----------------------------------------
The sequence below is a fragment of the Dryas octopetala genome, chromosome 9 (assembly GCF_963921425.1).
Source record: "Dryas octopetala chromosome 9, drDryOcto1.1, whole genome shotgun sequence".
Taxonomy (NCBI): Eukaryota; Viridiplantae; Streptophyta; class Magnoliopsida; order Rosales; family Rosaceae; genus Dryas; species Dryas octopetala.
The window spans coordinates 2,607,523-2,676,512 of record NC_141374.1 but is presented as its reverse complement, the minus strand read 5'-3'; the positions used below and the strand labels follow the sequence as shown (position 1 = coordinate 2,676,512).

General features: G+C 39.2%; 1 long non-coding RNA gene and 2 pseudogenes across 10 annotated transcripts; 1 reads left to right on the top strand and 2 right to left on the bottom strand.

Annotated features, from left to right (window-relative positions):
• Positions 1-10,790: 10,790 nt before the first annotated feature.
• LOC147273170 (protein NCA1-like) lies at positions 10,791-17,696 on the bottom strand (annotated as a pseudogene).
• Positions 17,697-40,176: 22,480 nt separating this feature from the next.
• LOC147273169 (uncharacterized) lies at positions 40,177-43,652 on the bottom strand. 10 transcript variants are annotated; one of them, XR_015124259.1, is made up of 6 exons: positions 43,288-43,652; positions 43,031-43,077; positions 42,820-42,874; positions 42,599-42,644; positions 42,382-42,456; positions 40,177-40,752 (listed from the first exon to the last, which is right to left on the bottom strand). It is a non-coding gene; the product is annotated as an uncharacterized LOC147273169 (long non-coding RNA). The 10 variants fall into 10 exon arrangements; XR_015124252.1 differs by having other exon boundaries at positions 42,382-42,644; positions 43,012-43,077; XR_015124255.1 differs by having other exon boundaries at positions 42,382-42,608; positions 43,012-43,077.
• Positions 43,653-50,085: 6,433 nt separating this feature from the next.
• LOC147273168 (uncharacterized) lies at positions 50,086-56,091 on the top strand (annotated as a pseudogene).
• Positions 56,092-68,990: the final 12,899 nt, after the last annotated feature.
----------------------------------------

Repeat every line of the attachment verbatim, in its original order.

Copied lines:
The sequence below is a fragment of the Dryas octopetala genome, chromosome 9 (assembly GCF_963921425.1).
Source record: "Dryas octopetala chromosome 9, drDryOcto1.1, whole genome shotgun sequence".
Taxonomy (NCBI): Eukaryota; Viridiplantae; Streptophyta; class Magnoliopsida; order Rosales; family Rosaceae; genus Dryas; species Dryas octopetala.
The window spans coordinates 2,607,523-2,676,512 of record NC_141374.1 but is presented as its reverse complement, the minus strand read 5'-3'; the positions used below and the strand labels follow the sequence as shown (position 1 = coordinate 2,676,512).

General features: G+C 39.2%; 1 long non-coding RNA gene and 2 pseudogenes across 10 annotated transcripts; 1 reads left to right on the top strand and 2 right to left on the bottom strand.

Annotated features, from left to right (window-relative positions):
• Positions 1-10,790: 10,790 nt before the first annotated feature.
• LOC147273170 (protein NCA1-like) lies at positions 10,791-17,696 on the bottom strand (annotated as a pseudogene).
• Positions 17,697-40,176: 22,480 nt separating this feature from the next.
• LOC147273169 (uncharacterized) lies at positions 40,177-43,652 on the bottom strand. 10 transcript variants are annotated; one of them, XR_015124259.1, is made up of 6 exons: positions 43,288-43,652; positions 43,031-43,077; positions 42,820-42,874; positions 42,599-42,644; positions 42,382-42,456; positions 40,177-40,752 (listed from the first exon to the last, which is right to left on the bottom strand). It is a non-coding gene; the product is annotated as an uncharacterized LOC147273169 (long non-coding RNA). The 10 variants fall into 10 exon arrangements; XR_015124252.1 differs by having other exon boundaries at positions 42,382-42,644; positions 43,012-43,077; XR_015124255.1 differs by having other exon boundaries at positions 42,382-42,608; positions 43,012-43,077.
• Positions 43,653-50,085: 6,433 nt separating this feature from the next.
• LOC147273168 (uncharacterized) lies at positions 50,086-56,091 on the top strand (annotated as a pseudogene).
• Positions 56,092-68,990: the final 12,899 nt, after the last annotated feature.